Basic schematic of LIGO's interferometers with an incoming gravitational wave depicted as arriving from directly above the detector. (Image: LIGO)

What is an Interferometer?

Interferometers are investigative tools used in many fields of science and engineering. They are called interferometers because they work by merging two or more sources of light to create an interference pattern, which can be measured and analyzed; hence 'Interfere-meter'. The interference patterns generated by interferometers contain information about the object or phenomenon being studied. They are often used to make very small measurements that are not achievable any other way. This is why they are so powerful for detecting gravitational waves--LIGO's interferometers are designed to measure a distance 1/10,000th the width of a proton!

Widely used today, interferometers were actually invented in the late 19th century by Albert Michelson. The Michelson Interferometer was used in 1887 in the "Michelson-Morley Experiment", which set out to prove or disprove the existence of "Luminiferous Aether"--a substance at the time thought to permeate the Universe. All modern interferometers have evolved from this first one since it demonstrated how the properties of light can be used to make the tiniest of measurements. The invention of lasers has enabled interferometers to make the smallest conceivable measurements, like those required by LIGO.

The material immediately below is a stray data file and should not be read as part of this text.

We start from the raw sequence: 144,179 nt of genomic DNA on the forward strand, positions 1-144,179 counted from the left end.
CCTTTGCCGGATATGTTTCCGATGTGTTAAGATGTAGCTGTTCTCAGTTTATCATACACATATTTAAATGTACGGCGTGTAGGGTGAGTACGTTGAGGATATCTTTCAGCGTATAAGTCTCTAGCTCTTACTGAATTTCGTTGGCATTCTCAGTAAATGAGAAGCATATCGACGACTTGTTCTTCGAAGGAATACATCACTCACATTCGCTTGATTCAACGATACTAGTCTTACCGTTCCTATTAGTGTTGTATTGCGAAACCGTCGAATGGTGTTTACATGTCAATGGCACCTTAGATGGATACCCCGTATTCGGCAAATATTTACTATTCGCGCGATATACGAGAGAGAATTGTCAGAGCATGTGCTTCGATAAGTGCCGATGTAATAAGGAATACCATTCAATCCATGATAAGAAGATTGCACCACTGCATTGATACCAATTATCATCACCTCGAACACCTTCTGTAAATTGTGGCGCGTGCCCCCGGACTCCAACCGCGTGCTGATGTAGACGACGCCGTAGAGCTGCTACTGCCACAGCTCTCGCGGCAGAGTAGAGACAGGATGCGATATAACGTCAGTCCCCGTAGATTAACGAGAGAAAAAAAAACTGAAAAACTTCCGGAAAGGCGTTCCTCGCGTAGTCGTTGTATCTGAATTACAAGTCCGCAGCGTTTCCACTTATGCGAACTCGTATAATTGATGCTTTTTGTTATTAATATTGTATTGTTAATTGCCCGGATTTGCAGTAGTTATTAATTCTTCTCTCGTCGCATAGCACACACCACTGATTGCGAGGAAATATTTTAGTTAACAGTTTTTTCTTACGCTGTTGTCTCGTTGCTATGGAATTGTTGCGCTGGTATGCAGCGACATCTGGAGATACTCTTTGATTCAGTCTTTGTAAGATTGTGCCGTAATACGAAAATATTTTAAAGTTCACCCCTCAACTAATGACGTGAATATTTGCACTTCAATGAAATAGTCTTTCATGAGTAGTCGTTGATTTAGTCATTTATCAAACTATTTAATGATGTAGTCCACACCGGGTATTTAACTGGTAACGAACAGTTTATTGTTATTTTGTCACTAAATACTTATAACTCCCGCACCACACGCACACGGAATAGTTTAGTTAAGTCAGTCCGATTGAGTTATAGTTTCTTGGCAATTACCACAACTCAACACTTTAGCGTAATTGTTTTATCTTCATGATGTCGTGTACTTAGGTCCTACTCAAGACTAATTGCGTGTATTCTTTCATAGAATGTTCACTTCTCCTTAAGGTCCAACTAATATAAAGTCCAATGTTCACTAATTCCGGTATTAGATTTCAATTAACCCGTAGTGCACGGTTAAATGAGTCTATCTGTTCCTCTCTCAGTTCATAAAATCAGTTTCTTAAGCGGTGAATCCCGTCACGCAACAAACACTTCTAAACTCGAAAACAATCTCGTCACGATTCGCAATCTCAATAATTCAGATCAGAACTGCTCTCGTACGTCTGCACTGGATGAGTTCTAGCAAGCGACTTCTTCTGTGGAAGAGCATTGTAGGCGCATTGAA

Remarkably, the basic structure of LIGO's interferometers differs little from the interferometer that Michelson designed over 125 years ago, but with some added features, described in LIGO's Interferometer.


What does an Interferometer Look Like?

Basic Michelson Labeled

Layout of a basic Michelson laser interferometer. (Click for larger image)

Because of their wide application, interferometers come in a variety of shapes and sizes. They are used to measure everything from the smallest variations on the surface of a microscopic organism, to the structure of enormous expanses of gas and dust in the distant Universe, and now, to detect gravitational waves. Despite their different designs and the various ways in which they are used, all interferometers have one thing in common: they superimpose beams of light to generate an interference pattern. The basic configuration of a Michelson laser interferometer is shown at right. It consists of a laser, a beam splitter, a series of mirrors, and a photodetector (the black dot) that records the interference pattern.


How Does it Work?

In a Michelson interferometer, a laser beam passes through a 'beam splitter' that splits the original single beam into two separate beams. The beam splitter allows half of the light to pass through, while reflecting the other half 90-degrees from the first. Each beam then travels down an arm of the interferometer. At the end of each arm is a mirror. This mirror reflects each beam back along its initial path toward the beam splitter where, now coming from the opposite direction, the two beams are recombined into a single beam. As they meet up, their waves interfere with each other before traveling to a photodetector that measures the brightness of the recombined beam as it returns. LIGO's interferometers are set up so that, as long as the arms don't change length while the beams are traveling, when the two beams recombine, their light waves cancel each other out (destructively interfere) and no light reaches the photodetector.